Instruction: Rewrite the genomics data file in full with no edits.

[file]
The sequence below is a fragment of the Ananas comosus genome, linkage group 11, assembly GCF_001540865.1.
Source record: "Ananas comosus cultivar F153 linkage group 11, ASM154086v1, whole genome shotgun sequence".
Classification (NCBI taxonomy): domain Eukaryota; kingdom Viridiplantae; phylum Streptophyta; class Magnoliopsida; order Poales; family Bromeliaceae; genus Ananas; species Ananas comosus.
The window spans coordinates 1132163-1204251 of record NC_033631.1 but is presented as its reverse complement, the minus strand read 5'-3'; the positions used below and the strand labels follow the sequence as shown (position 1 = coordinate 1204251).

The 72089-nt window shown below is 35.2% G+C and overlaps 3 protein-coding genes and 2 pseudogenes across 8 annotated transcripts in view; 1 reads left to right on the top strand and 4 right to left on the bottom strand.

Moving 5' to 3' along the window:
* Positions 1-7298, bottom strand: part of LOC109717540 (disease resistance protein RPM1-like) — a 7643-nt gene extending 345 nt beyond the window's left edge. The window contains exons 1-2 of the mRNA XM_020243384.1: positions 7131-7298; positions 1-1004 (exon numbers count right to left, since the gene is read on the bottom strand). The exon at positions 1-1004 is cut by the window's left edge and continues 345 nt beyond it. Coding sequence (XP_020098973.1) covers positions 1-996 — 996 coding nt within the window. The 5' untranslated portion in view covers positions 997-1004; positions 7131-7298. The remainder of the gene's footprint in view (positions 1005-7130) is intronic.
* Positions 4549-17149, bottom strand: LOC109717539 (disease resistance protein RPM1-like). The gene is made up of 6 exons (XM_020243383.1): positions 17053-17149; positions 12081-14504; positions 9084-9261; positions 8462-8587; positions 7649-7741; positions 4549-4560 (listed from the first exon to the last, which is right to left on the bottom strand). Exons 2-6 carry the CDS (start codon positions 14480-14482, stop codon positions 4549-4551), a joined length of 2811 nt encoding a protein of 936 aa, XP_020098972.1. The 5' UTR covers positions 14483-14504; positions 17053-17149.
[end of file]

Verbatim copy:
The sequence below is a fragment of the Ananas comosus genome, linkage group 11, assembly GCF_001540865.1.
Source record: "Ananas comosus cultivar F153 linkage group 11, ASM154086v1, whole genome shotgun sequence".
Classification (NCBI taxonomy): domain Eukaryota; kingdom Viridiplantae; phylum Streptophyta; class Magnoliopsida; order Poales; family Bromeliaceae; genus Ananas; species Ananas comosus.
The window spans coordinates 1132163-1204251 of record NC_033631.1 but is presented as its reverse complement, the minus strand read 5'-3'; the positions used below and the strand labels follow the sequence as shown (position 1 = coordinate 1204251).

The 72089-nt window shown below is 35.2% G+C and overlaps 3 protein-coding genes and 2 pseudogenes across 8 annotated transcripts in view; 1 reads left to right on the top strand and 4 right to left on the bottom strand.

Moving 5' to 3' along the window:
* Positions 1-7298, bottom strand: part of LOC109717540 (disease resistance protein RPM1-like) — a 7643-nt gene extending 345 nt beyond the window's left edge. The window contains exons 1-2 of the mRNA XM_020243384.1: positions 7131-7298; positions 1-1004 (exon numbers count right to left, since the gene is read on the bottom strand). The exon at positions 1-1004 is cut by the window's left edge and continues 345 nt beyond it. Coding sequence (XP_020098973.1) covers positions 1-996 — 996 coding nt within the window. The 5' untranslated portion in view covers positions 997-1004; positions 7131-7298. The remainder of the gene's footprint in view (positions 1005-7130) is intronic.
* Positions 4549-17149, bottom strand: LOC109717539 (disease resistance protein RPM1-like). The gene is made up of 6 exons (XM_020243383.1): positions 17053-17149; positions 12081-14504; positions 9084-9261; positions 8462-8587; positions 7649-7741; positions 4549-4560 (listed from the first exon to the last, which is right to left on the bottom strand). Exons 2-6 carry the CDS (start codon positions 14480-14482, stop codon positions 4549-4551), a joined length of 2811 nt encoding a protein of 936 aa, XP_020098972.1. The 5' UTR covers positions 14483-14504; positions 17053-17149.